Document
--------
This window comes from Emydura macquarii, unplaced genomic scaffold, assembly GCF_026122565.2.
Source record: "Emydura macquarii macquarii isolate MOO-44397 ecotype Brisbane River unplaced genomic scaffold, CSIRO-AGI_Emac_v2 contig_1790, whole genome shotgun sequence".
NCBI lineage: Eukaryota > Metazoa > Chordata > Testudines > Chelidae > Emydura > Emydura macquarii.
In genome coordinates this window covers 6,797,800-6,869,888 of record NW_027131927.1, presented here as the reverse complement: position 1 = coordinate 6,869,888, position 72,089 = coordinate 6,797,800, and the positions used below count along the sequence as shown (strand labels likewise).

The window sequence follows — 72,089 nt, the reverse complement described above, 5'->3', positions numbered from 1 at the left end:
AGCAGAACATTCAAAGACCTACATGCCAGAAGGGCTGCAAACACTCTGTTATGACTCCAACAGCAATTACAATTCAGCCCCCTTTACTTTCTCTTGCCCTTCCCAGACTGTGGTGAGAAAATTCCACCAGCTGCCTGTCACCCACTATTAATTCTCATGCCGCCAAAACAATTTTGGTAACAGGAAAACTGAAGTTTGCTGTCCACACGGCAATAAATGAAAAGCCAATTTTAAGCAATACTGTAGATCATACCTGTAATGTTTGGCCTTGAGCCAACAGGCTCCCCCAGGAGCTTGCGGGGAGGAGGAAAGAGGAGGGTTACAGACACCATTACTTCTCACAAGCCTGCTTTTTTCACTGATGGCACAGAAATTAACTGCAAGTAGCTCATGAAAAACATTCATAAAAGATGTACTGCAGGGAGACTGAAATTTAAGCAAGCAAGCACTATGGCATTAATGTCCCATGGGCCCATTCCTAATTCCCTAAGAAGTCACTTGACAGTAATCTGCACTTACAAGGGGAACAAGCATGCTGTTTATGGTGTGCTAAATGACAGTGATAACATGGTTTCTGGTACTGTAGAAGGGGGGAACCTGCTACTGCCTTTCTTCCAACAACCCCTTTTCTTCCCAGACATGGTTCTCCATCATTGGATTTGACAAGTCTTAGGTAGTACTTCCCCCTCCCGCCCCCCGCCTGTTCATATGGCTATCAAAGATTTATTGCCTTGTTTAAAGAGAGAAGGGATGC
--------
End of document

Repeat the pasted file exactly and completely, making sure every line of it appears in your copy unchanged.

This window comes from Emydura macquarii, unplaced genomic scaffold, assembly GCF_026122565.2.
Source record: "Emydura macquarii macquarii isolate MOO-44397 ecotype Brisbane River unplaced genomic scaffold, CSIRO-AGI_Emac_v2 contig_1790, whole genome shotgun sequence".
NCBI lineage: Eukaryota > Metazoa > Chordata > Testudines > Chelidae > Emydura > Emydura macquarii.
In genome coordinates this window covers 6,797,800-6,869,888 of record NW_027131927.1, presented here as the reverse complement: position 1 = coordinate 6,869,888, position 72,089 = coordinate 6,797,800, and the positions used below count along the sequence as shown (strand labels likewise).

The window sequence follows — 72,089 nt, the reverse complement described above, 5'->3', positions numbered from 1 at the left end:
AGCAGAACATTCAAAGACCTACATGCCAGAAGGGCTGCAAACACTCTGTTATGACTCCAACAGCAATTACAATTCAGCCCCCTTTACTTTCTCTTGCCCTTCCCAGACTGTGGTGAGAAAATTCCACCAGCTGCCTGTCACCCACTATTAATTCTCATGCCGCCAAAACAATTTTGGTAACAGGAAAACTGAAGTTTGCTGTCCACACGGCAATAAATGAAAAGCCAATTTTAAGCAATACTGTAGATCATACCTGTAATGTTTGGCCTTGAGCCAACAGGCTCCCCCAGGAGCTTGCGGGGAGGAGGAAAGAGGAGGGTTACAGACACCATTACTTCTCACAAGCCTGCTTTTTTCACTGATGGCACAGAAATTAACTGCAAGTAGCTCATGAAAAACATTCATAAAAGATGTACTGCAGGGAGACTGAAATTTAAGCAAGCAAGCACTATGGCATTAATGTCCCATGGGCCCATTCCTAATTCCCTAAGAAGTCACTTGACAGTAATCTGCACTTACAAGGGGAACAAGCATGCTGTTTATGGTGTGCTAAATGACAGTGATAACATGGTTTCTGGTACTGTAGAAGGGGGGAACCTGCTACTGCCTTTCTTCCAACAACCCCTTTTCTTCCCAGACATGGTTCTCCATCATTGGATTTGACAAGTCTTAGGTAGTACTTCCCCCTCCCGCCCCCCGCCTGTTCATATGGCTATCAAAGATTTATTGCCTTGTTTAAAGAGAGAAGGGATGC